Hurricane Laura batters the Louisiana coastline
(CNN) -- Hurricane Laura roared across the Louisiana coastline early Thursday as a Category 4 storm, bringing 150-mph winds and devastating destruction that will come into full view as the sun rises.
Laura -- the region's strongest storm in over a century -- made landfallat about 1 a.m. CT as a Category 4 storm with winds of 150 mph. By 5 a.m. CT,the storm had weakened toCategory 2 over west-central Louisiana, with still-powerful maximum sustained winds of 110 mph.
In Lake Charles, buildings shook as the winds howled and screamed through crevices, and people there spoke of torn roofs and toppled vehicles. Water levels along the coast rose rapidly after forecasters warned ofsevere storm surges.
"There will be parts of Lake Charles underwater that no living human being has ever seen before," Louisiana Gov. John Bel Edwards told WWL Radio. "We are marshaling all of our people and assets to go in ... and start a very robust search and rescue effort."
Laura tied with a hurricane from more than 160 years ago for the strongest storm to hit Louisiana. The 1856 hurricane also had winds of 150 mph when it made landfall, CNN meteorologist Brandon Miller said.
More destruction is ahead: The storm's center still is expected to keep hurricane strength into northwestern Louisiana and possibly into southern Arkansas.
Downgraded: Laura weakened to a Category 2 hurricane with maximum sustained winds of 110 mph winds after making landfall and is expected to continue weakening as the storm moves further inland, according to the National Hurricane Center.
Extended storm surge: The storm surge for Laura could spread up to 30 miles inland in southwest Louisiana and Southeast Texas -- reaching all the way to Interstate 10 between Beaumont and Lake Charles.
Power goes out: More than 457,000 customers in Texas and Louisiana were without power early Thursday morning, according to PowerOutages.us.
Crawling out from a barricade to find the roof is gone
Widespread destruction is being reported in and around the Louisiana city of Lake Charles, some 35 miles north of the coast.
Paul Heard left his Lake Charles house just as the storm was pulling part of the roof off around 1 a.m., he said.
He took shelter in his car. As he watched from 25 feet away, he "could see my roof was heaving up and down several inches."
Though he had heard warnings about storm surges, "the damage to my house has been exclusively by wind," Heard told CNN.
Also in Lake Charles, Tolor White Jr. had dozed off while doing a crossword puzzle under a makeshift "barricade" made of a table and some mattresses. He awoke around 1:15 a.m. to a loud noise, he said.
Part of his roof had been torn off. Water dripped into one of his rooms, and wind had blown out some of his windows.
"I slept through most of it," he said.
Mat Mcgee told CNNhe was near the eyewall of Hurricane Laura when he saw the metal building in front of his barge get ripped apart in Hackberry, Louisiana.
The wind pulled off the roof, the door and knocked over the tower on the site.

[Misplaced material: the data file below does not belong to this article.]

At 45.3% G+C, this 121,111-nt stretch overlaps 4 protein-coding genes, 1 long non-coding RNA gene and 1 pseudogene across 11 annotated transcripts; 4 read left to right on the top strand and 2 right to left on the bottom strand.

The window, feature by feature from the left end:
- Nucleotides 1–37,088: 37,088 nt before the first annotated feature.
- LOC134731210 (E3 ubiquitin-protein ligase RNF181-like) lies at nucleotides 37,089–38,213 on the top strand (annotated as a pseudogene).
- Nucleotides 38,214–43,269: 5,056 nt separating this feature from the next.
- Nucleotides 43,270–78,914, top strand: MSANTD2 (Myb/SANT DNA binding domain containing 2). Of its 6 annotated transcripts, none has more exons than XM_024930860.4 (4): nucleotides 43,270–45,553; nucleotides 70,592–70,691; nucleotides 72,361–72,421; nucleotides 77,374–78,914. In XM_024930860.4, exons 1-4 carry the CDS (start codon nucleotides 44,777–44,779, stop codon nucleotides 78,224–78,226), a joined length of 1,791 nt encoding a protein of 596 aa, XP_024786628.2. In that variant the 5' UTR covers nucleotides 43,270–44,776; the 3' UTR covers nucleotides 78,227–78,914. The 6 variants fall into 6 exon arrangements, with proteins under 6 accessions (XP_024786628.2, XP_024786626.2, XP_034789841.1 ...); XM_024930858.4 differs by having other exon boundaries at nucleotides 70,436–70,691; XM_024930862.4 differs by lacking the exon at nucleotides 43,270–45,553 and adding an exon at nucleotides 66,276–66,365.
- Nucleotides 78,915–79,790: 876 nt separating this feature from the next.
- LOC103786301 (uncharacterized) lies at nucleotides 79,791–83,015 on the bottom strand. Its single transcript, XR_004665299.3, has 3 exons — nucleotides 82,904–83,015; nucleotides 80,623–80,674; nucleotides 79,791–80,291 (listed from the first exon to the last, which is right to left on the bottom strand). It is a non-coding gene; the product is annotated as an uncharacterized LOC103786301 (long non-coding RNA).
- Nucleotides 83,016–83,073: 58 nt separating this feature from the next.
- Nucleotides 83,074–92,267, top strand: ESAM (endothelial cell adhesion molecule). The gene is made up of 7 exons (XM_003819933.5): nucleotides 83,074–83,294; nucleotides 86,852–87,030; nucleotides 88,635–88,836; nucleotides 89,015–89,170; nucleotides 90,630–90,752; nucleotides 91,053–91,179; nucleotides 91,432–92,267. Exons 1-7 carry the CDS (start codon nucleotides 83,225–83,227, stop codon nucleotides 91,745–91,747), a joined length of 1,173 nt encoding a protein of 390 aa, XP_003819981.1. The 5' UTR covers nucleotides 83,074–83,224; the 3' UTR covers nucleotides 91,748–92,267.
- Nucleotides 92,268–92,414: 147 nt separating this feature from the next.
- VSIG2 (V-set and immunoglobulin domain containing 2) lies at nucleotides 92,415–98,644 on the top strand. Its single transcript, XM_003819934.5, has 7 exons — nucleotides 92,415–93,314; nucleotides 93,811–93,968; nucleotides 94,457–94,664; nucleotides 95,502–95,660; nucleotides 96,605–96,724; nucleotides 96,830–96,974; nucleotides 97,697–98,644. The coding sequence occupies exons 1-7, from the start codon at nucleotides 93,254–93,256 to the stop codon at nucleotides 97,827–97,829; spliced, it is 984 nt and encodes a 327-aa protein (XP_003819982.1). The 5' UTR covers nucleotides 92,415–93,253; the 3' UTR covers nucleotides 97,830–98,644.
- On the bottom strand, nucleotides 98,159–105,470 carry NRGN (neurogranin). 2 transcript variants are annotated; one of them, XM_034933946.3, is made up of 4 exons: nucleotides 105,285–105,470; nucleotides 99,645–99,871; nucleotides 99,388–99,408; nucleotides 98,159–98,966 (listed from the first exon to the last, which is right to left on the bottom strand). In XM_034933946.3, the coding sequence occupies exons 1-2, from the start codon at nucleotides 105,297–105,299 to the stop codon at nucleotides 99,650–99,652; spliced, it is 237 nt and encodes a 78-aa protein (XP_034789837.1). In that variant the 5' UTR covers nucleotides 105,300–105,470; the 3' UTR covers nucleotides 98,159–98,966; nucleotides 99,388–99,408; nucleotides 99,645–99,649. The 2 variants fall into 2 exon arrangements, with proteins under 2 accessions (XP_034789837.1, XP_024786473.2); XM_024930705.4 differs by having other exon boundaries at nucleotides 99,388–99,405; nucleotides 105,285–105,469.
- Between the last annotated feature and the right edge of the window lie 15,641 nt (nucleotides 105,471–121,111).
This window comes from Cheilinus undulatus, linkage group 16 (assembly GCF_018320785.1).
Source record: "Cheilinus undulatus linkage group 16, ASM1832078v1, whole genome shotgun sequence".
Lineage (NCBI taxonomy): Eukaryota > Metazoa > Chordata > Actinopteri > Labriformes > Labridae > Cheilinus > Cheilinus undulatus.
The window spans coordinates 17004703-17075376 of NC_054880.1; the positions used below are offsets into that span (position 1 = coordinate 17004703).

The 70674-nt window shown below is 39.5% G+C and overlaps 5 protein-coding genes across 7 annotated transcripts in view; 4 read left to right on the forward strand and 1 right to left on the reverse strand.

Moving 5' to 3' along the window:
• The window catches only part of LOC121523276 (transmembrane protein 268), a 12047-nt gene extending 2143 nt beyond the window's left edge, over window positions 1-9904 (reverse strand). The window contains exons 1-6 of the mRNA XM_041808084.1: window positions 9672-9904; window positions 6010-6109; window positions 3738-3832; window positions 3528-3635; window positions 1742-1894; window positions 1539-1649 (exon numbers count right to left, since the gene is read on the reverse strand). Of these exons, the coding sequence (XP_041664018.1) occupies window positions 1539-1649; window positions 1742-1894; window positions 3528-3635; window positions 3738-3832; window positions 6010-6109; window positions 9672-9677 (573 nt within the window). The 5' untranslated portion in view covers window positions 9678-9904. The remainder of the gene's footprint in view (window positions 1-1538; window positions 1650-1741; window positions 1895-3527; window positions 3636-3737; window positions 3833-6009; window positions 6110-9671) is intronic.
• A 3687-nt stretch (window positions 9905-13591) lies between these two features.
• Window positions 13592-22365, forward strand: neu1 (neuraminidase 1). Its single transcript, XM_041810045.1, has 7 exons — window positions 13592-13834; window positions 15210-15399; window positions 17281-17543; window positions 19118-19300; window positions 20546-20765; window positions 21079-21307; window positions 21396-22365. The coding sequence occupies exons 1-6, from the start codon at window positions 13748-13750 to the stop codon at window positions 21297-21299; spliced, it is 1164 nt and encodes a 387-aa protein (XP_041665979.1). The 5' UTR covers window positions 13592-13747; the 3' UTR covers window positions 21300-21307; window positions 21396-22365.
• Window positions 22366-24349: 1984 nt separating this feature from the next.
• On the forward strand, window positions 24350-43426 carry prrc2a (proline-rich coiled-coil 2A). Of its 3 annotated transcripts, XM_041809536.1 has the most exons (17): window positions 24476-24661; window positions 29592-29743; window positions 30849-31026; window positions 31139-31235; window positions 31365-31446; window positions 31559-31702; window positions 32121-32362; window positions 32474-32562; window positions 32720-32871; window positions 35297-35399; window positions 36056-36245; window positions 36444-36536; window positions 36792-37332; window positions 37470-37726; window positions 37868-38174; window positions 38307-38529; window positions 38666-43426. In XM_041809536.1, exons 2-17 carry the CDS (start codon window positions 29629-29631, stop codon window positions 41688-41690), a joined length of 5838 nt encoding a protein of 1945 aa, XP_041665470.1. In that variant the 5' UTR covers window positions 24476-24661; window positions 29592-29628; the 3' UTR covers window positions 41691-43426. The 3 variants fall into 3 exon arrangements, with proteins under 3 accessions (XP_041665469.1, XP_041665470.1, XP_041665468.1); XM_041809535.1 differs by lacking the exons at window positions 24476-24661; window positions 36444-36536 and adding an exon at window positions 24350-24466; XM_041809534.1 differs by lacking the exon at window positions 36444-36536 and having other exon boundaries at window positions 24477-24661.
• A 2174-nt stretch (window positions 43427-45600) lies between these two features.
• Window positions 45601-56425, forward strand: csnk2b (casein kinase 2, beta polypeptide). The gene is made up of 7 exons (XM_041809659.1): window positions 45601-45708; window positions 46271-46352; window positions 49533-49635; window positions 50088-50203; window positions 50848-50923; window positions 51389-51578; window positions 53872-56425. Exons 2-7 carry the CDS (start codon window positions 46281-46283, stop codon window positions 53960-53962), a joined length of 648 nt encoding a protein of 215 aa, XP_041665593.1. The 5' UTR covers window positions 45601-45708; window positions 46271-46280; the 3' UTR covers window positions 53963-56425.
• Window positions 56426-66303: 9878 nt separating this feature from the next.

Storm surge still a threat
Even though Laura's center was well inland by dawn Thursday, storm surge still was happening behind it, CNN meteorologist Chad Myers said.
Especially in the storm's southwest quadrant, winds from the south still are pushing water inland, Myers said.
The National Hurricane Center had warned storm surge reaching up to 20 feet could be among Laura's greatest threats, along with winds that have prompted a rare "extreme wind warning" for Lake Charles, Beaumont, Port Arthur and other nearby locations.
The coronavirus pandemic complicated evacuations. Due to safety concerns associated with the Covid-19 outbreak, officials sent evacuees to hotel rooms, said Mike Steele, a spokesman for the state's office of Homeland Security and Emergency Preparedness.
Laura is the seventh named storm to make landfall in the US so far this year, a record for the most to do so before the end of August. There have been four tropical storms and three hurricanes.
Tens of thousands at risk of flooding
Calcasieu Parish, where the city of Lake Charles is located, has about 100,000 residents who are at risk of flooding, parish spokesman Tom Hoefer told CNN.
The focus Thursday will be on saving lives and transporting people to shelters, he said. The Vermilion Parish Sheriff's Office said evacuation was key because authorities are concerned about rescue efforts.
"Those choosing to stay and face this very dangerous storm must understand that rescue efforts cannot and will not begin until after storm and surge has passed and it is safe to do so. Please evacuate, and if you choose to stay and we can't get to you, write your name, address, social security number and next of kin and put it a Ziploc bag in your pocket," the office said in a statement. "Praying that it does not come to this."
150 residents refused to leave a coastal parish
In Louisiana's Cameron Parish, about 150 of 6,500 residents have refused to heed a mandatory evacuation order, said Ashley Buller, the parish assistant director of emergency operations.
Sheriff deputies went door-to-door to encourage people to leave, and even the emergency preparedness office evacuated.
Travel trailers were left behind by construction workers on LNG projects. Authorities are concerned about the permanent residents who stayed, Buller said. There have already been reports of water coming up the road.
"We have never experienced anything like this in our history," Buller said. The hurricane is the third major storm to strike Cameron Parish in the last 15 years -- Hurricane Rita and Hurricane Ike were the other two.
She expected Laura to be worse.
"My family has evacuated," Buller said. "They are two and a half hours to the Northeast. I needed them as far away from this as possible."
™ & © 2020 Cable News Network, Inc., a WarnerMedia Company. All rights reserved.